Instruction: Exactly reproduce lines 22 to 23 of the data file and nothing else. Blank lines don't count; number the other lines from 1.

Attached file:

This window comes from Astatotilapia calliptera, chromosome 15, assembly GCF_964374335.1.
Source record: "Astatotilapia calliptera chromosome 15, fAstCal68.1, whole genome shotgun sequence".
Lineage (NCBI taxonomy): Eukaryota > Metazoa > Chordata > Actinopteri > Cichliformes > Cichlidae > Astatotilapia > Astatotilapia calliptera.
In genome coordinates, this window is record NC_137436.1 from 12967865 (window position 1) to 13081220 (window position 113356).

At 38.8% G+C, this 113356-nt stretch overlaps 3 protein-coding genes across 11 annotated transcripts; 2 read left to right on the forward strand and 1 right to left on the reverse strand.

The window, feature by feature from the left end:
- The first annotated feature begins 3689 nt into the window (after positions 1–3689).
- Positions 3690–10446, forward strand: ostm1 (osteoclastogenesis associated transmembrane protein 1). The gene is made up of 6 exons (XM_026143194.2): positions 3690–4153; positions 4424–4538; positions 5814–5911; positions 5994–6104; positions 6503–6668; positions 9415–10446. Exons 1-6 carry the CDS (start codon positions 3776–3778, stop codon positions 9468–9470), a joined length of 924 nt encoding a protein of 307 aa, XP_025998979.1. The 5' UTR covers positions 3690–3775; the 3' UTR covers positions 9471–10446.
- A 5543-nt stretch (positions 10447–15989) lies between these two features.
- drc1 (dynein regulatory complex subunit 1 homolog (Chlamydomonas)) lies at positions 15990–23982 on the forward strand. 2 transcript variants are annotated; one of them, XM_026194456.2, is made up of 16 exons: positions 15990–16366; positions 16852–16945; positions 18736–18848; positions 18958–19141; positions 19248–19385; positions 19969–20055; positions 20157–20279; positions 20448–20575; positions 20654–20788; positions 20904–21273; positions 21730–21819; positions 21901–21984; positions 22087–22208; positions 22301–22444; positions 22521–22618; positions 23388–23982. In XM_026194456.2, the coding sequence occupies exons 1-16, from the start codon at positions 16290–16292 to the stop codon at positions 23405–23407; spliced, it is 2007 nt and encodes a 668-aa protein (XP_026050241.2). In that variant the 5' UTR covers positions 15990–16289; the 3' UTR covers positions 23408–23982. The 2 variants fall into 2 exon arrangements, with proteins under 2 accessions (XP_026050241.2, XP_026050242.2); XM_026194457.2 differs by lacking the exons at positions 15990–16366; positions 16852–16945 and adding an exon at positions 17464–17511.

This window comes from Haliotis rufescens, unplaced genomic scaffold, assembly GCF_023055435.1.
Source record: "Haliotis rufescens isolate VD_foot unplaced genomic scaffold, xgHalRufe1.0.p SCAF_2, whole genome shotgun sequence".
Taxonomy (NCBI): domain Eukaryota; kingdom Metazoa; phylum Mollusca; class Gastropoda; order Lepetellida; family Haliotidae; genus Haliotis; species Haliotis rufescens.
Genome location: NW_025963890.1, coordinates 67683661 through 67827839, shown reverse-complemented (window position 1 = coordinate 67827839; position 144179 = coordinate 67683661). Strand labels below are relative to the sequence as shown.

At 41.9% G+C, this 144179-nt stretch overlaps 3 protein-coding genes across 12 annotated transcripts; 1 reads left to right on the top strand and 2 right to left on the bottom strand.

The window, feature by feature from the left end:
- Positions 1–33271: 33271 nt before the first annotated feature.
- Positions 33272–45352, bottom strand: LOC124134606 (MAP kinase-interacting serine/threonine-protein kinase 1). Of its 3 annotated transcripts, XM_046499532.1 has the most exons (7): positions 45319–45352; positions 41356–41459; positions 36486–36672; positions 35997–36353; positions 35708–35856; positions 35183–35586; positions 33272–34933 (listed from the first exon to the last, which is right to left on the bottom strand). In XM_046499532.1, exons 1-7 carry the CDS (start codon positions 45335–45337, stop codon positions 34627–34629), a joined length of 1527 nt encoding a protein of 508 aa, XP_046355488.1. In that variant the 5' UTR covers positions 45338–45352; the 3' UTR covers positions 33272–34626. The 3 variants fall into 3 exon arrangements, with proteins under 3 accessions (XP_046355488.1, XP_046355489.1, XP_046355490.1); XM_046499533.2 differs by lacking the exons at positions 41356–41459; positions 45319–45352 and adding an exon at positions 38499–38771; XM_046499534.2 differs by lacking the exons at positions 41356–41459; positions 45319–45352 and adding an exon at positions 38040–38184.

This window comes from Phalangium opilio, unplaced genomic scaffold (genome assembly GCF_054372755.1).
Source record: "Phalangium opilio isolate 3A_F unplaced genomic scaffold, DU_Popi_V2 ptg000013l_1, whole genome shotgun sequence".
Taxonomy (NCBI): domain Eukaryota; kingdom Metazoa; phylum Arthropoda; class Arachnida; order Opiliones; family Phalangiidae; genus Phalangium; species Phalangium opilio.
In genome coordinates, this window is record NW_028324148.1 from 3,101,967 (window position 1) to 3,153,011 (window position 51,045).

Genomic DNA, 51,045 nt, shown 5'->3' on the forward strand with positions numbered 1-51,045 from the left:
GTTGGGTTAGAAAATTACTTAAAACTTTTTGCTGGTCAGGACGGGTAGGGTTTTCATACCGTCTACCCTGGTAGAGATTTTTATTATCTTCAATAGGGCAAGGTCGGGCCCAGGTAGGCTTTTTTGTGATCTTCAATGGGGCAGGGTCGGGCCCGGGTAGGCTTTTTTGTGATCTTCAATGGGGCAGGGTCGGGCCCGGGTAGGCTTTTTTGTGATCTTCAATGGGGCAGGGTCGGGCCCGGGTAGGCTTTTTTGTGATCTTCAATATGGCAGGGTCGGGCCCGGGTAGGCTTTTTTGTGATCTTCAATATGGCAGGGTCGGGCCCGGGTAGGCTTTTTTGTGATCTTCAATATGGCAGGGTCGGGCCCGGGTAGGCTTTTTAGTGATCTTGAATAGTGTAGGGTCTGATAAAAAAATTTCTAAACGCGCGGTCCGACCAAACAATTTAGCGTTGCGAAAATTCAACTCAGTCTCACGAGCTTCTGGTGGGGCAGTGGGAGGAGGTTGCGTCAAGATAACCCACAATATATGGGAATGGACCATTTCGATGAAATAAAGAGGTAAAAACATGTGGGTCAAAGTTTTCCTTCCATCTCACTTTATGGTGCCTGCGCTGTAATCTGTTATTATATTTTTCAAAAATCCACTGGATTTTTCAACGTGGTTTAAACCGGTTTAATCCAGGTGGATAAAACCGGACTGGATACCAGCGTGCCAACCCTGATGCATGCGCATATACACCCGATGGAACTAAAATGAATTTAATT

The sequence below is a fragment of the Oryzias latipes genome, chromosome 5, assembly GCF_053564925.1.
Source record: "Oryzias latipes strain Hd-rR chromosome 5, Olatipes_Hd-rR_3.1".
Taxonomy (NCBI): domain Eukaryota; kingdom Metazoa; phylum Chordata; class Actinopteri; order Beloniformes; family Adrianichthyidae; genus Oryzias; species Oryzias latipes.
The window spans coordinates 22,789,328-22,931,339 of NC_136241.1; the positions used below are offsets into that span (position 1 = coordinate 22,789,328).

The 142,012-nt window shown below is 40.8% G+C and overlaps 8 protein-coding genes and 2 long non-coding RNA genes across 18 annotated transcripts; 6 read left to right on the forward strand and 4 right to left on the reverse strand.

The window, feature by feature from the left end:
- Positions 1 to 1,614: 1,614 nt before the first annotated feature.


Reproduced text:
In genome coordinates, this window is record NW_028324148.1 from 3,101,967 (window position 1) to 3,153,011 (window position 51,045).

Genomic DNA, 51,045 nt, shown 5'->3' on the forward strand with positions numbered 1-51,045 from the left: